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Saltbox, American Classic (The Saltbox)

Saltbox
What is a Saltbox House?

If you are looking for a home, you may come across a saltbox style. These are usually historic properties located in the city center or modern homes designed according to their iconic Saltbox structure.

There are some key features that make up this house, which made its style useful in the period when it first became popular. An inexperienced realtor may try to market a home as a box model, even if he lacks some of these key characteristics.

Learn more about Saltbox and what you can expect when you buy one:

What is a Saltbox House?

Saltbox is a two-story house with an uneven sloping roof. Typically, it is two storeys at the front, with one storey at the rear. This means that there is a shorter roof in the front of the house and a longer roof in the back.

Saltbox

These homes have been popular since the mid-16th century in the United States. The name comes from wooden boxes for storing salt that were essential in colonial kitchens. These boxes helped preserve meats throughout the year at a time when refrigeration and preservatives were unfamiliar.

You can still find these homes throughout New England and many homes are in historical records. In Massachusetts, you can see the style in the historic home of the second President of the United States, John Adams. This house style has also been built to this day.

Why were Saltbox houses useful?

There are many reasons why the box style was used in colonial America. First, homes were built to maximize the amount of sunlight that was shed per room. Electricity was not common until more than 300 years after the first settlers were established in the United States, which means that sunlight was essential for completing daily chores and navigating the home.

Although candles and kerosene lamps were also used, they were sometimes expensive and difficult to obtain. In addition, could not illuminate a room with candles at the same level that natural sunlight can provide.

This house also reflects the climate in which the houses were built. New England is known for its winter storms, and snow on the roof can cause trouble for homeowners. Water is more likely to leak into the house the longer they stay on your roof while eating the shingles and wooden beams. By building a steep roof, the snow was expected to slip right away and leave the house intact.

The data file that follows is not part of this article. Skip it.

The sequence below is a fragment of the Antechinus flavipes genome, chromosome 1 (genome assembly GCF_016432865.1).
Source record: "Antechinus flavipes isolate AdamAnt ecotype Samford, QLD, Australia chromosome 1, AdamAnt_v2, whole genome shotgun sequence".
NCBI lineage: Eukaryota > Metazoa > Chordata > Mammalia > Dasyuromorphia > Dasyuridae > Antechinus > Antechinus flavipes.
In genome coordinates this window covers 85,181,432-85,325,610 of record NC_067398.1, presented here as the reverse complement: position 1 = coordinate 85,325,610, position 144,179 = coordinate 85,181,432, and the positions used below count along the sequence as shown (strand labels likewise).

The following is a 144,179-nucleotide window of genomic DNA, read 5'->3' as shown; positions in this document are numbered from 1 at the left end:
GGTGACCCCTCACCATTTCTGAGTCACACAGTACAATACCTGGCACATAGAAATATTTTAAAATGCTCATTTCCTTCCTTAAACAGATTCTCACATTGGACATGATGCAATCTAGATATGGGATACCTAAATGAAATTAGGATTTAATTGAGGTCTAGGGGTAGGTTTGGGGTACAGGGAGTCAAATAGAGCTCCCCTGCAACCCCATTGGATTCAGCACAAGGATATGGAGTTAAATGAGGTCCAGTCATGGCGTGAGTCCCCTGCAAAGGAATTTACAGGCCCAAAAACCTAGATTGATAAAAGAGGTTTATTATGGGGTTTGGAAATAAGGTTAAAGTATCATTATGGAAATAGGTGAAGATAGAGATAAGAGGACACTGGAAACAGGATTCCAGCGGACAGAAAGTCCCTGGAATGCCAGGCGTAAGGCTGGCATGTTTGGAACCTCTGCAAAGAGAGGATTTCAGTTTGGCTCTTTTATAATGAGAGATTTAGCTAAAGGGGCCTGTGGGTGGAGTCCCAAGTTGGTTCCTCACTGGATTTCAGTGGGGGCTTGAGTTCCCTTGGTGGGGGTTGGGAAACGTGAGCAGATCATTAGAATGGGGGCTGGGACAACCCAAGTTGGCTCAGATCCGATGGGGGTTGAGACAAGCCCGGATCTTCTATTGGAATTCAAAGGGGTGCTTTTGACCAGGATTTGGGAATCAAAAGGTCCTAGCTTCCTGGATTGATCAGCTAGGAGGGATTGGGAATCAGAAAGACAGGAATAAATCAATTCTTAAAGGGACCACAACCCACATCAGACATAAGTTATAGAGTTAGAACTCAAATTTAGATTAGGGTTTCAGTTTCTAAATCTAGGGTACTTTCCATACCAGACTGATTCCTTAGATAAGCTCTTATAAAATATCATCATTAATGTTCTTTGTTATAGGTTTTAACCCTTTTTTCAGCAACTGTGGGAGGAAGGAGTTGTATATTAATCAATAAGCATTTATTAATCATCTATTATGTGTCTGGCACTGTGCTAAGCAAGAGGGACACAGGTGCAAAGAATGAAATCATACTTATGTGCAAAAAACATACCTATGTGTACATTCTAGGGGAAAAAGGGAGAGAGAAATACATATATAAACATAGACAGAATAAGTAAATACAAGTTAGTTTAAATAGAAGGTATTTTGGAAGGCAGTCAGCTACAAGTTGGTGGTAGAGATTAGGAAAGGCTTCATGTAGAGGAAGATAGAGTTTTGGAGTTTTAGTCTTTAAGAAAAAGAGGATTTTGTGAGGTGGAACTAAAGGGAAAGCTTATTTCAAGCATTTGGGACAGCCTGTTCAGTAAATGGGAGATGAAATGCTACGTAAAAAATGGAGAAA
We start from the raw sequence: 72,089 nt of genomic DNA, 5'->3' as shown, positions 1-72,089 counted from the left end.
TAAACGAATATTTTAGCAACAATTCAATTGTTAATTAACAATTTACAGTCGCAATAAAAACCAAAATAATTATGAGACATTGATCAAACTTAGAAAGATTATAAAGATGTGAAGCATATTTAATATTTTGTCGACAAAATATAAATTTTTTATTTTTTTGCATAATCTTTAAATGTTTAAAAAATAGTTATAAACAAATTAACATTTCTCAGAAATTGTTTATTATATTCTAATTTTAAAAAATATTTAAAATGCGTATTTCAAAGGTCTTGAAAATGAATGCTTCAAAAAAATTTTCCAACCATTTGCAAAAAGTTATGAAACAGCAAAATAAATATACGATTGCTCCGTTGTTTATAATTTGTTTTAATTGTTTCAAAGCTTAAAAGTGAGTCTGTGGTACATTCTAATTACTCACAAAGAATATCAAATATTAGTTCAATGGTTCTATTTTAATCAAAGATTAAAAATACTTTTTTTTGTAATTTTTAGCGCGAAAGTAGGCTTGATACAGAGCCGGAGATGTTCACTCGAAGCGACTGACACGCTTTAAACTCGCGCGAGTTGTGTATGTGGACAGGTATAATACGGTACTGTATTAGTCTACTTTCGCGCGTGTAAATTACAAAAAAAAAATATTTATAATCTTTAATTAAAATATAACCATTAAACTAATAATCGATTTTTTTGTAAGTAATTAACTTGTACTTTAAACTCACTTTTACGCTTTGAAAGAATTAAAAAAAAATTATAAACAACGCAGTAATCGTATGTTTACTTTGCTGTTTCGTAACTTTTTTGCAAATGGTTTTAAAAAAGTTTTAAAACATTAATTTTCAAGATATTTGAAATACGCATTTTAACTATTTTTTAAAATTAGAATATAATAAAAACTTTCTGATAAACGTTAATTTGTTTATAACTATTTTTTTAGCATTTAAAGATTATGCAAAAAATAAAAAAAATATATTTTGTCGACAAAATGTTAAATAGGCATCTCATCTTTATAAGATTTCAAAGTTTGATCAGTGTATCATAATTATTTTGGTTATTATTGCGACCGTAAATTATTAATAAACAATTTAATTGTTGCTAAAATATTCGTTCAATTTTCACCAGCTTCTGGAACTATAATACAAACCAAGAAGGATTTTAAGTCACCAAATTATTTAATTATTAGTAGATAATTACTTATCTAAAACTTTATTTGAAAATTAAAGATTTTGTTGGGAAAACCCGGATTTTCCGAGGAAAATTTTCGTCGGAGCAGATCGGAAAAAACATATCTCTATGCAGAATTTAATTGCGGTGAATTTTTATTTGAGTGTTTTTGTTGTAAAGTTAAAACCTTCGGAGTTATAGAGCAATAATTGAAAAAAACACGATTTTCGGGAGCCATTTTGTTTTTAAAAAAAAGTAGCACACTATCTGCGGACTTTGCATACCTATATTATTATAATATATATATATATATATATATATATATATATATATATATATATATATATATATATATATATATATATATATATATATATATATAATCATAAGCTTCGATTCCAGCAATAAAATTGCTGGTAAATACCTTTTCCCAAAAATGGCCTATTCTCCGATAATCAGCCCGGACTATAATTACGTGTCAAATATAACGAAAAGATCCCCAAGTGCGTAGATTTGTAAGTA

Finally, many kitchens were built in the back of these houses, in the one-story part of the house. It has also served a purpose in keeping the house cool in the summer. The heat was rising so the stoves and hot fires from the kitchen could escape outside instead of going up to the bedrooms. In an age without air conditioning systems, do everything to be comfortable.

saltbox houseSaltbox homes started as additions,
As the United States became an established state, more and more people began to intentionally build homes of this style. They realized that there are many benefits to investing in this type of construction, so models of this house can be found today.

When settlers came to the United States, their first goal was to build every house they could. They needed basic shelters to survive the impending winters. Even throughout the establishment of the United States, new landowners focused on developing basic homes - and that was often the only thing they could afford.

However, over time, the wealth of these Americans increased. When they had money, homeowners would build an addition to their existing homes. They added a few rooms at the back of the house and lowered the roof to accommodate the one-story addition at the back. This created the Saltbox House.

These additions can be used for large families, aging relatives, landlord offices and even servants' residences in some wealthier homes.

Where can I Find Saltbox?

You can find historic homes throughout New England, especially in Massachusetts, Connecticut and Pink Island. The Library of Congress has a website for these houses, which you can sort by country. You can search for any of the properties closest to you.

All of the homes listed are on the East Coast except for the Dibble House Museum in Mulalla, Oregon. All of the East Coast homes are in New England except for Swallow House in Scottsville, Virginia.

This does not mean that houses can not be found in the rest of the country. First, these are only the homes listed in the Historical Register by the Library of Congress. Second, many architects today use similar construction. Modern homes are found throughout the United States - even in the southern and western parts of the country. You may come across these structures in search of homes.

Where was the fireplace in the Saltbox house?

Without central heating, it was important that the houses be built in a way that would heat the entire house. Many fireplaces are located in the center of historic buildings so the warmth may spread throughout the house. Wealthy families may have been able to build multiple fireplaces in their homes.

Why do Saltbox homes have long roofs?

The long, sloping roof at the back of the house is an iconic part of this house style. This roof structure was created when American families began to build additions to their homes. They could not afford to build two floors, so they built an addition of one floor at the back and then lowered the roof to connect the house.

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